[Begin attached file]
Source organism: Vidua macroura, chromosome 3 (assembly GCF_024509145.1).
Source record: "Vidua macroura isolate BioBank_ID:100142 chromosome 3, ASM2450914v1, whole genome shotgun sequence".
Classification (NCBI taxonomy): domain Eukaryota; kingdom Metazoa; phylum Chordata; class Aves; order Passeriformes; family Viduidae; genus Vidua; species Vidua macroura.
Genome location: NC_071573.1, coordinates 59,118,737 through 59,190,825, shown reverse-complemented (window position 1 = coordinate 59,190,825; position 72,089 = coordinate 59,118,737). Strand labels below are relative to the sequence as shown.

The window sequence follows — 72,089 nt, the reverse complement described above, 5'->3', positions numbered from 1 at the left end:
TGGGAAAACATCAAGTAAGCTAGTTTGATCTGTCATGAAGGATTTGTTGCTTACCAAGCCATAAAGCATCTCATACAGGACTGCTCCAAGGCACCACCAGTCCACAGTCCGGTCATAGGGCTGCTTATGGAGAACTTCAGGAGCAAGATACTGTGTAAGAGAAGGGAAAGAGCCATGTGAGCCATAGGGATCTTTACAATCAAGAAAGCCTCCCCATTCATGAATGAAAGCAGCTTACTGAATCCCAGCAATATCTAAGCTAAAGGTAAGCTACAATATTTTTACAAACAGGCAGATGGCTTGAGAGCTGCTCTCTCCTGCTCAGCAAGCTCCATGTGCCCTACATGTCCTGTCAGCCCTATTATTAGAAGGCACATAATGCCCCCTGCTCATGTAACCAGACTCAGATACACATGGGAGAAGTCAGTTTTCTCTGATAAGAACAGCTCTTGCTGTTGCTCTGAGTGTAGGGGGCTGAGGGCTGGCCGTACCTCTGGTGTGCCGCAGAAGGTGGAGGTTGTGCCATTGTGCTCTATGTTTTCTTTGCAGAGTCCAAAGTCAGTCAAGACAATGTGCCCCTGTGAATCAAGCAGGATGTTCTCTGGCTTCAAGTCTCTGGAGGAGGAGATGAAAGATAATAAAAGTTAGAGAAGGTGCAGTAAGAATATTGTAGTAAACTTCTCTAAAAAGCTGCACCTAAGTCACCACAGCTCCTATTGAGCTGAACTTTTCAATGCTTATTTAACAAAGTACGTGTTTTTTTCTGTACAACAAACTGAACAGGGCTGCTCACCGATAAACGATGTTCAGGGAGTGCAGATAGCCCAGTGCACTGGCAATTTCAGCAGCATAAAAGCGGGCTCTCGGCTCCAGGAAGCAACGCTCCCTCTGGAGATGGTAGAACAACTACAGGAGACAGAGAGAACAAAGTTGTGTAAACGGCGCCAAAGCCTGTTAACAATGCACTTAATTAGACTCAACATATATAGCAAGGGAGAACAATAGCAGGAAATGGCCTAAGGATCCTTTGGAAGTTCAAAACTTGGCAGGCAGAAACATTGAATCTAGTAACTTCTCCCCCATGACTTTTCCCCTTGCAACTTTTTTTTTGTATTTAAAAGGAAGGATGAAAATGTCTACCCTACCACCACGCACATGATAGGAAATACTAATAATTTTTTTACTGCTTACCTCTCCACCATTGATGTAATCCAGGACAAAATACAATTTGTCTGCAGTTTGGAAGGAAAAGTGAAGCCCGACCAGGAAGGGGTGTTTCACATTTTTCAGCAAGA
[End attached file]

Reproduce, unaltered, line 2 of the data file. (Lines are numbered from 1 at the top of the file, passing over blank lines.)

Source record: "Vidua macroura isolate BioBank_ID:100142 chromosome 3, ASM2450914v1, whole genome shotgun sequence".